Jackson knew she wanted to work with sharks, and her tenacity led her to the National Marine Fishery Service in Panama City Beach, Florida, and she spent her Hollings Scholarship summer internship analyzing sandbar sharks’ stomach contents. A change in the sharks’ eating habits could alert scientists to other changes in the marine ecosystem, and since COVID-19 had led to a backlog of specimens, Jackson was encouraged to study as many as possible. “Honestly, it was really fun,” she says. “I loved it.”

The school of fish

In her Ph.D. program, Jackson is just as busy on dry land as she is on the research boat. She’s working on publishing her findings from her NOAA internship, gathering data for her dissertation on deep-sea sharks, rays and fish, and teaching undergraduate science courses.

“A lot of students are like, ‘I think you were more excited about (class) than I was. But your excitement made me excited,’” she says.

Woman recording data on a boat

Jackson also strives to foster a sense of community. “Our little (grad student) cohort has been complimented on being the most involved and friendly to one another and just excited about everything,” she says, “I honestly feel like, because I led a little bit of that organization. . . I feel like I can attribute that to Capstone.”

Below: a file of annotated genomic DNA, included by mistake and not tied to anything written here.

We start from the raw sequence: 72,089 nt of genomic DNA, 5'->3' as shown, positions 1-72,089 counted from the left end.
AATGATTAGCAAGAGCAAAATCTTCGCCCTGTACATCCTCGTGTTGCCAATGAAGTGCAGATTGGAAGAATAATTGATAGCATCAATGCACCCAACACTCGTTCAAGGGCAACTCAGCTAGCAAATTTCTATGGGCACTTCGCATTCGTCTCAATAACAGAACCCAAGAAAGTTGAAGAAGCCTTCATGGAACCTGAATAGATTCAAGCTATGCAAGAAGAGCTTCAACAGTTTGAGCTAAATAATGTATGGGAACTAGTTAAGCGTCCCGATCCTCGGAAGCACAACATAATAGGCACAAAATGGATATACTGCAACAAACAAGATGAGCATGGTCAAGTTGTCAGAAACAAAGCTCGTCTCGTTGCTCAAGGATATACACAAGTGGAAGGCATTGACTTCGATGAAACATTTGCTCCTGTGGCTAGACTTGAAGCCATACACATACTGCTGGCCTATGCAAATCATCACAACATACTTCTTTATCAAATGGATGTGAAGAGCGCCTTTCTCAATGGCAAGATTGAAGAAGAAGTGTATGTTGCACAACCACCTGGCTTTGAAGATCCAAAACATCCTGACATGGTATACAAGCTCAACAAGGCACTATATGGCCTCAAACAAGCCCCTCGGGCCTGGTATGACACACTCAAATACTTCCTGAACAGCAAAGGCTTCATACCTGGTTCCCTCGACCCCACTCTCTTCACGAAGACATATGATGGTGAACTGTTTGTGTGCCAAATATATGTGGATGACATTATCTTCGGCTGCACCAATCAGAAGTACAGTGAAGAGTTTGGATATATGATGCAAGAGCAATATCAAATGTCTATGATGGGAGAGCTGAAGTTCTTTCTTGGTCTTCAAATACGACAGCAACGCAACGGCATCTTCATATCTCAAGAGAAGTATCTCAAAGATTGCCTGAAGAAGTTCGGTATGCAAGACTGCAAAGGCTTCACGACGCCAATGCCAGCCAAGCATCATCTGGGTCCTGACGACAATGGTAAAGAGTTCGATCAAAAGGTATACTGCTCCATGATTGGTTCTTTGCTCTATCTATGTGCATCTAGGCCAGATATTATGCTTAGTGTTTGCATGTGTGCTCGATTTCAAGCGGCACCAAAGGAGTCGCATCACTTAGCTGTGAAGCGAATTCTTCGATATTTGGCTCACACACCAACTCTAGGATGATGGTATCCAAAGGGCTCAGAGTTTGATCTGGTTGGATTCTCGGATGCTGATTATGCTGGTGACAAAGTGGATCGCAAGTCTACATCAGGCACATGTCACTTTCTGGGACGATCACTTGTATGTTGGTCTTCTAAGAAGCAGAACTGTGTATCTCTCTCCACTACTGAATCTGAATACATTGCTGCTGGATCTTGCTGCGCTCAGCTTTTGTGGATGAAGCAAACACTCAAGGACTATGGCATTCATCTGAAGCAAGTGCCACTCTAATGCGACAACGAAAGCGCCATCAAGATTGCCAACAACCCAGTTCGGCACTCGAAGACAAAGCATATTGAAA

If any team needs to be cohesive, it’s a team handling sharks. Fieldwork begins early, around 6 a.m., as the team prepares the boat and inventories their supplies. They’re in the water by 7:30, attaching bait to lines and gearing up for a long day of surveying the gulf, taking an oceanic inventory for NOAA’s annual report.

The days are long, but Jackson’s excitement hasn’t dimmed. “You never know what’s going to swim into it or get caught on the line,” she says. “It’s always really exciting to pull it up and be like, ‘OK, what is it?’”

As for post-Ph.D. plans, Jackson is ready for whatever swims her way, though her dream is to conduct research for a government agency such as NOAA. “I want to make connections,” she says, “to people going into the policy field so that way we can work together.”

In the meantime, she’s excited to “dive into my Ph.D.” (the pun is all hers) and continue fostering appreciation for sharks, rays and their aquatic companions.

“Seeing the diversity of sharks and rays is incredible. They come in all different shapes and sizes, and even just being able to see one in the wild is absolutely captivating. And until you get to see them in their natural habitat, I feel like you don’t get the full appreciation for them. There’s a lot of different reasons to be fascinated.”   

Learn more about sharks this week

Some of Jackson’s recommended resources for learning all about elasmobranchs are:

All research activities conducted under ESA permit 22078 and SAL 1345

National Fellowships and Scholar Programs provides support for NOAA Hollings Scholarship applicants. Students interested in learning more should contact USC’s national fellowships team.    

Photos: Lloyd Wilkinson